Video Fridays: Ayron Jones & The Way

AyronJones_02-ACOne of the joys of summers here in Bellingham, Washington is the abundance of live outdoor music. From concerts in the park to concerts in the street, from harborside venues to, of all places, the top, uncovered level of the downtown parking garage, when we finally get reliably sunny and dry weather people go absolutely nuts and flock to the music, all adding up to a very fun, festive vibe.

One of my favorite concert series is Downtown Sounds, which takes place on five consecutive Wednesdays from 5:30 to 9:30 pm on a block of Bay Street that is temporarily blocked from car traffic. It’s free, it’s all-ages (though there is a 21+ beer garden), there’s food and other vendors, and there’s a state of the art stage where bands from around the region and beyond put on consistently great shows to large, appreciative crowds.

The band that headlined this past Wednesday, Seattle’s Ayron Jones & The Way, was a timely gift. I’d been getting burned out on the proliferation of R&B/Soul/Funk bands, locally as well as bands passing through, and so it was incredibly refreshing to see a young, edgy, raw power trio, simply electric guitar, bass, drums.

I had more fun, by magnitudes, headbanging in the crowd of headbangers in front of the stage than I have had watching/listening/dancing to the latest in a seemingly endless stream of dance-oriented bands I’ve seen these past few years.

Ayron’s music is described on his website thusly:

[Infuses] the raw energy of punk with the inner-city attitude of Hip-Hop. The result is a soulful reincarnation of that iconic Seattle sound. Think, Stevie Ray Vaughan meets Nirvana.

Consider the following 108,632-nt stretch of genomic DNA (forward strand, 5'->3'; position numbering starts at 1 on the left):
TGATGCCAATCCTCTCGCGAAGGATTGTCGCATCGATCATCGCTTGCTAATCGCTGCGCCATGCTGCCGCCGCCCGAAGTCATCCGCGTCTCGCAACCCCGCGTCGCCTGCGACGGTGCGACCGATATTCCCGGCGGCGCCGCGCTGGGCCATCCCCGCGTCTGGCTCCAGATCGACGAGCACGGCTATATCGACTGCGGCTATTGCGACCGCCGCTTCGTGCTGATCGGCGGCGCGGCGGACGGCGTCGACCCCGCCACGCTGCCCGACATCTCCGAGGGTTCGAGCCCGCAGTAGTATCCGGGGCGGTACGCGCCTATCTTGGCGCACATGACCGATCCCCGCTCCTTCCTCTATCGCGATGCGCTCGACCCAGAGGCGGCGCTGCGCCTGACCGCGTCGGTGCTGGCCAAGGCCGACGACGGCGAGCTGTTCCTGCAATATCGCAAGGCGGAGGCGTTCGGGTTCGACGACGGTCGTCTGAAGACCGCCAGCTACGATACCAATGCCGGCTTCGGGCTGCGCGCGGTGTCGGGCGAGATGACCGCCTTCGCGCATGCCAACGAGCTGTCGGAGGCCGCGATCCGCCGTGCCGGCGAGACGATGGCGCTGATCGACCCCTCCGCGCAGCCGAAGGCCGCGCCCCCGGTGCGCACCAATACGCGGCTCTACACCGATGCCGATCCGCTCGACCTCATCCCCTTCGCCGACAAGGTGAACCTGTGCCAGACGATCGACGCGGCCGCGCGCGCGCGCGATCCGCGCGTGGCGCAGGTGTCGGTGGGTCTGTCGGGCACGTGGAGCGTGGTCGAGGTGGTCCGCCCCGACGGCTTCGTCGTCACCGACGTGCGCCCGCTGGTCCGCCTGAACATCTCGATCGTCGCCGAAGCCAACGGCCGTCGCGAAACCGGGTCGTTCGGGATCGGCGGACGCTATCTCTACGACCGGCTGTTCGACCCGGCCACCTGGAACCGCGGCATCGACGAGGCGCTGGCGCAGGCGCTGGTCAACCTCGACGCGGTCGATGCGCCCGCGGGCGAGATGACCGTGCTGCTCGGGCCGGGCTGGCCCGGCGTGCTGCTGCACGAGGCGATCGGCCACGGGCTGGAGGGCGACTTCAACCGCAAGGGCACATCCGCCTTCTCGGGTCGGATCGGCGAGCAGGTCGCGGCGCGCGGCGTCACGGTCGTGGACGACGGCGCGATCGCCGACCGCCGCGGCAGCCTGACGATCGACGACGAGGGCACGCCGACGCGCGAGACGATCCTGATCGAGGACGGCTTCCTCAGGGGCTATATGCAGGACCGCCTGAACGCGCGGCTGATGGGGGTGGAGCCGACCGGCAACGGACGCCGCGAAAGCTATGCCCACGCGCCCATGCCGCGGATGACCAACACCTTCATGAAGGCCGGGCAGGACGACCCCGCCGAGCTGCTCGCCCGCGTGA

Those seem like odd juxtapositions, but it works. The band is young and rough around the edges, mostly in a good way, but Ayron is a monster guitar player, loaded with confidence, and to my eyes and ears his future is very, very bright.

Oh, and he can also play his guitar with a drumstick.

Which is awesome.

So, without further ado, here’s this week’s Video Fridays installment, by Ayron Jones & The Way.

Enjoy, and Happy Weekend, everyone!

Tweet of the Day: @BillMcKibben

My new favorite made-up word: Kayaktivist

I don’t think many people thought, when the kayak-based protests over a Shell Oil arctic drilling platform in Seattle’s Elliot Bay started a month ago, that the protest would still be going on today.

Kayaks have such an iconic presence here in the Pacific Northwest, and though I’ve never owned one myself, I’ve had the pleasure of paddling quite a few times over my 20+ years living here. As a result, and given my radical treehugging tendencies, I can’t help feeling solidarity with the protesters.

Paddle on, brothers and sisters! Paddle on!

Stuff We Need: Affordable Electric Vehicles, Revisited

EVBack in July 2010, I wrote about electric vehicles (EV), making the claim that EVs will have to be much more affordable and charging stations more numerous and convenient in order for the desperately needed transition away from oil-burning cars to happen at any significant level.